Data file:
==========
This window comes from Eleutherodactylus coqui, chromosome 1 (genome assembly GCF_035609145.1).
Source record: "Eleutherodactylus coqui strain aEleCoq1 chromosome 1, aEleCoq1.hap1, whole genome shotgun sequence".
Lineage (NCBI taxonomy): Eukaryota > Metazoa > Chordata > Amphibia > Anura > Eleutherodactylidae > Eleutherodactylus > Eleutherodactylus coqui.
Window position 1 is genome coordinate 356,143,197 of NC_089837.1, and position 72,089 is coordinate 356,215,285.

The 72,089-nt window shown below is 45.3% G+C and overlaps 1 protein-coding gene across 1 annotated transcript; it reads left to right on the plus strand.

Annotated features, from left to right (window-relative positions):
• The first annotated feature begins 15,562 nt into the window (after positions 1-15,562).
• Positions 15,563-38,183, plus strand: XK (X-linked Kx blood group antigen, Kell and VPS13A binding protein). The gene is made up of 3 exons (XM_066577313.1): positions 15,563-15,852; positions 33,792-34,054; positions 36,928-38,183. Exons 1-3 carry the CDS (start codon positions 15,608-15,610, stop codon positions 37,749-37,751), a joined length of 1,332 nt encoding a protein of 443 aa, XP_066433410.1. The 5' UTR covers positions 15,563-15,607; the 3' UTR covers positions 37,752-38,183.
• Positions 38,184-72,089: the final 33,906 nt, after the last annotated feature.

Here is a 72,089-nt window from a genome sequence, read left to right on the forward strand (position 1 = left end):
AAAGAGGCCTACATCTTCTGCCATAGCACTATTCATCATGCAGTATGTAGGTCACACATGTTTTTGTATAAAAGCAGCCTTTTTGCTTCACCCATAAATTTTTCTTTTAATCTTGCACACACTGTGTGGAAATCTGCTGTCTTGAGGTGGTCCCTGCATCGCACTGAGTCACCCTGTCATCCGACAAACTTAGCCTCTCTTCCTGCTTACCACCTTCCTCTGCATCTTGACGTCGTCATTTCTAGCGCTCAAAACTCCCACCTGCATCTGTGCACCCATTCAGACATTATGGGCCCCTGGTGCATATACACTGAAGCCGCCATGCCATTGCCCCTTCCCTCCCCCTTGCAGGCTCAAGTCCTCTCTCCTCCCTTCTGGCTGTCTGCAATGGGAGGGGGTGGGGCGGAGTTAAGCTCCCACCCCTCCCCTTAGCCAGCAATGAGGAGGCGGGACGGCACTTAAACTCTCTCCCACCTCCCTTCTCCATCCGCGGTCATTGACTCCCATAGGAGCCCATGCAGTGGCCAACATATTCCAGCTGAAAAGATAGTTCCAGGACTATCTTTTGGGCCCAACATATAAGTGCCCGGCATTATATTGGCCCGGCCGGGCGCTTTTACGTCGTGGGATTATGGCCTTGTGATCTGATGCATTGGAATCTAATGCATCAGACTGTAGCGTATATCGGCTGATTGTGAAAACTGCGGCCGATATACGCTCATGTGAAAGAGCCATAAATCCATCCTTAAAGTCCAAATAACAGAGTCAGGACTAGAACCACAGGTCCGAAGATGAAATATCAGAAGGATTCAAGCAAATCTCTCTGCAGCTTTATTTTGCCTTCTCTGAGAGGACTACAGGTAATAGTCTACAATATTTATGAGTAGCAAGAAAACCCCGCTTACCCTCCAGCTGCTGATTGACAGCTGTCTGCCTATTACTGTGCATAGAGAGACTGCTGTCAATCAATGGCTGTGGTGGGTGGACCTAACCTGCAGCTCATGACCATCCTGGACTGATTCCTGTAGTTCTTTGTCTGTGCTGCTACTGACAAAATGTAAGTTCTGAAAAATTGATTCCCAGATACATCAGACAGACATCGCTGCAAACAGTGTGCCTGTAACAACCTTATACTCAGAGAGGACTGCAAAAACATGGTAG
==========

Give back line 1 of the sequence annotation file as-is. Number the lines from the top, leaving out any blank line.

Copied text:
This window comes from Eleutherodactylus coqui, chromosome 1 (genome assembly GCF_035609145.1).